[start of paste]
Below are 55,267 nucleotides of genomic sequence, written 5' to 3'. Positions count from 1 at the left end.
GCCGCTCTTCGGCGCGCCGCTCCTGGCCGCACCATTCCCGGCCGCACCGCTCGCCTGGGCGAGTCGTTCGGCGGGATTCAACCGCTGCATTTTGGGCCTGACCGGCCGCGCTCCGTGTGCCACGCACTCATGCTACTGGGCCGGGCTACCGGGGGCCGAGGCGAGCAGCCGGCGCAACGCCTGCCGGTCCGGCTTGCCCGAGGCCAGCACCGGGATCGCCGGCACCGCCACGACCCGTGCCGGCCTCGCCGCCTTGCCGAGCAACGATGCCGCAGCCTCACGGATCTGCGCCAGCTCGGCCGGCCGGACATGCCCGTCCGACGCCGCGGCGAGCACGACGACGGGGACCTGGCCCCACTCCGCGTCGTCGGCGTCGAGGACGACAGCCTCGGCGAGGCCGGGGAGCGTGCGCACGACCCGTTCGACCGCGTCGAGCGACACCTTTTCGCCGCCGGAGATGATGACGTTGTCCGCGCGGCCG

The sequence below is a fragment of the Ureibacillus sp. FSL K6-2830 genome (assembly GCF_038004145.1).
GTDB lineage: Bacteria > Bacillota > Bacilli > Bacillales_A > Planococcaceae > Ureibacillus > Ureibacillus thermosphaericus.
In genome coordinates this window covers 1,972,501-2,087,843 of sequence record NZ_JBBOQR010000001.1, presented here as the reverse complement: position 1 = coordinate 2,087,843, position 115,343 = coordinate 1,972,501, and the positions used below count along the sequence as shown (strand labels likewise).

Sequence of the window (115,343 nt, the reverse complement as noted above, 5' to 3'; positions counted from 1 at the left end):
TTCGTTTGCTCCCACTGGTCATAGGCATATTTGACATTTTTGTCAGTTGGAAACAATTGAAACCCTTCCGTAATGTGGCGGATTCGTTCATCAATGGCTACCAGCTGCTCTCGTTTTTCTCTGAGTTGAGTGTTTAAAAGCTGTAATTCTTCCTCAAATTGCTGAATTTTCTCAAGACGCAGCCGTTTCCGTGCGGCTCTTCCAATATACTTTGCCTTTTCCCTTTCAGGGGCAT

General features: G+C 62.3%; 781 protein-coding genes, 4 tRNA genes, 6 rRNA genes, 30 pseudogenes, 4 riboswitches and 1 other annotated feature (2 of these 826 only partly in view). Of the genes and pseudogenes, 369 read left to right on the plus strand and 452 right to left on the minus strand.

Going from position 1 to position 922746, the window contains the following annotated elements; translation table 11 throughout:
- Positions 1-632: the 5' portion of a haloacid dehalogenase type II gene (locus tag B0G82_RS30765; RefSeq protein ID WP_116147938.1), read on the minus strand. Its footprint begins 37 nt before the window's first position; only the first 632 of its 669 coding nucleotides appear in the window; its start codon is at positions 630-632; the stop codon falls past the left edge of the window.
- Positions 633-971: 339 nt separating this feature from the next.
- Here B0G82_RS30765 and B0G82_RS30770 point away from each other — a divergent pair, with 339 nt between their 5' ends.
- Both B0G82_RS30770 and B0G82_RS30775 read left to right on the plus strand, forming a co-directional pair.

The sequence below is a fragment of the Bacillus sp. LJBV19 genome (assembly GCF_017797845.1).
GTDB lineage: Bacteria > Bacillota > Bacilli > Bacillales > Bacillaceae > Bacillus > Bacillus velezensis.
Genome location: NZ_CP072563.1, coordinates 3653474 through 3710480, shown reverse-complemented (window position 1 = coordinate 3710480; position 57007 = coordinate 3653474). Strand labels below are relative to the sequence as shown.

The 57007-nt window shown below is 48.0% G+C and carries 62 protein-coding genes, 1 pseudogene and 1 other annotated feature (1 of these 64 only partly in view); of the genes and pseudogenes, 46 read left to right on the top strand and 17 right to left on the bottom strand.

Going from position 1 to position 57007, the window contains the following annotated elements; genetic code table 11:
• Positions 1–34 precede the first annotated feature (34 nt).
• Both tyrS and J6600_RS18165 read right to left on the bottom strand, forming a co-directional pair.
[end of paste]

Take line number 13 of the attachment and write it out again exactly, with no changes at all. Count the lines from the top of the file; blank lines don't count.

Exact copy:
- Both B0G82_RS30770 and B0G82_RS30775 read left to right on the plus strand, forming a co-directional pair.